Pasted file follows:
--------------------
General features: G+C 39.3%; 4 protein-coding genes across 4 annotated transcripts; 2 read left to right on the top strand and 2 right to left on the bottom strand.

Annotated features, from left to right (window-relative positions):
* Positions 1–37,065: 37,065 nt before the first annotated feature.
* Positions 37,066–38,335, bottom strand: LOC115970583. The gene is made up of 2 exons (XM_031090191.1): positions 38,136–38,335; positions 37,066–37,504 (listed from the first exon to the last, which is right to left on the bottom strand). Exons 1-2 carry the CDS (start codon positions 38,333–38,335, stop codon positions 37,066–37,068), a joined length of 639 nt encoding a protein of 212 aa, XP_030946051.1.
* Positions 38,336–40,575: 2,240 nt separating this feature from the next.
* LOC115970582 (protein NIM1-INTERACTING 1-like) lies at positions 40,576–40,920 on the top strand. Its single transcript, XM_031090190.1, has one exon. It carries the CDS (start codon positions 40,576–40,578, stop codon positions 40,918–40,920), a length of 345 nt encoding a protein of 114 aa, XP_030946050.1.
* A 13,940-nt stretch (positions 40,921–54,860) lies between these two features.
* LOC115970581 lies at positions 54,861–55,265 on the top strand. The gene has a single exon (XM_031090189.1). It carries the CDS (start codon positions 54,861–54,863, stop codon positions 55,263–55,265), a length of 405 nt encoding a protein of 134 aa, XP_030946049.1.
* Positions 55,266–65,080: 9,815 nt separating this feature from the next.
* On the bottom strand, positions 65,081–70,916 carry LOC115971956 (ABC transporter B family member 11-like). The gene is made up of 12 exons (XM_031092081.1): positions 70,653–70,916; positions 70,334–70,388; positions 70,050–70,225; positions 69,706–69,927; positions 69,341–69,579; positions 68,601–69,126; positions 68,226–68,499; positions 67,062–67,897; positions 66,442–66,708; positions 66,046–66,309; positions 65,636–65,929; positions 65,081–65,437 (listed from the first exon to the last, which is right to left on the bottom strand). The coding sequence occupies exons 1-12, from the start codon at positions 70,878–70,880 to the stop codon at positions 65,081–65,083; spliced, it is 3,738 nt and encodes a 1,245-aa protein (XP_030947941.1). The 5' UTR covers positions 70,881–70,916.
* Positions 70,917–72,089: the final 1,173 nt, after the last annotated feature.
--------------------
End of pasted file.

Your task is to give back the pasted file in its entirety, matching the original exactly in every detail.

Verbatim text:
General features: G+C 39.3%; 4 protein-coding genes across 4 annotated transcripts; 2 read left to right on the top strand and 2 right to left on the bottom strand.

Annotated features, from left to right (window-relative positions):
* Positions 1–37,065: 37,065 nt before the first annotated feature.
* Positions 37,066–38,335, bottom strand: LOC115970583. The gene is made up of 2 exons (XM_031090191.1): positions 38,136–38,335; positions 37,066–37,504 (listed from the first exon to the last, which is right to left on the bottom strand). Exons 1-2 carry the CDS (start codon positions 38,333–38,335, stop codon positions 37,066–37,068), a joined length of 639 nt encoding a protein of 212 aa, XP_030946051.1.
* Positions 38,336–40,575: 2,240 nt separating this feature from the next.
* LOC115970582 (protein NIM1-INTERACTING 1-like) lies at positions 40,576–40,920 on the top strand. Its single transcript, XM_031090190.1, has one exon. It carries the CDS (start codon positions 40,576–40,578, stop codon positions 40,918–40,920), a length of 345 nt encoding a protein of 114 aa, XP_030946050.1.
* A 13,940-nt stretch (positions 40,921–54,860) lies between these two features.
* LOC115970581 lies at positions 54,861–55,265 on the top strand. The gene has a single exon (XM_031090189.1). It carries the CDS (start codon positions 54,861–54,863, stop codon positions 55,263–55,265), a length of 405 nt encoding a protein of 134 aa, XP_030946049.1.
* Positions 55,266–65,080: 9,815 nt separating this feature from the next.
* On the bottom strand, positions 65,081–70,916 carry LOC115971956 (ABC transporter B family member 11-like). The gene is made up of 12 exons (XM_031092081.1): positions 70,653–70,916; positions 70,334–70,388; positions 70,050–70,225; positions 69,706–69,927; positions 69,341–69,579; positions 68,601–69,126; positions 68,226–68,499; positions 67,062–67,897; positions 66,442–66,708; positions 66,046–66,309; positions 65,636–65,929; positions 65,081–65,437 (listed from the first exon to the last, which is right to left on the bottom strand). The coding sequence occupies exons 1-12, from the start codon at positions 70,878–70,880 to the stop codon at positions 65,081–65,083; spliced, it is 3,738 nt and encodes a 1,245-aa protein (XP_030947941.1). The 5' UTR covers positions 70,881–70,916.
* Positions 70,917–72,089: the final 1,173 nt, after the last annotated feature.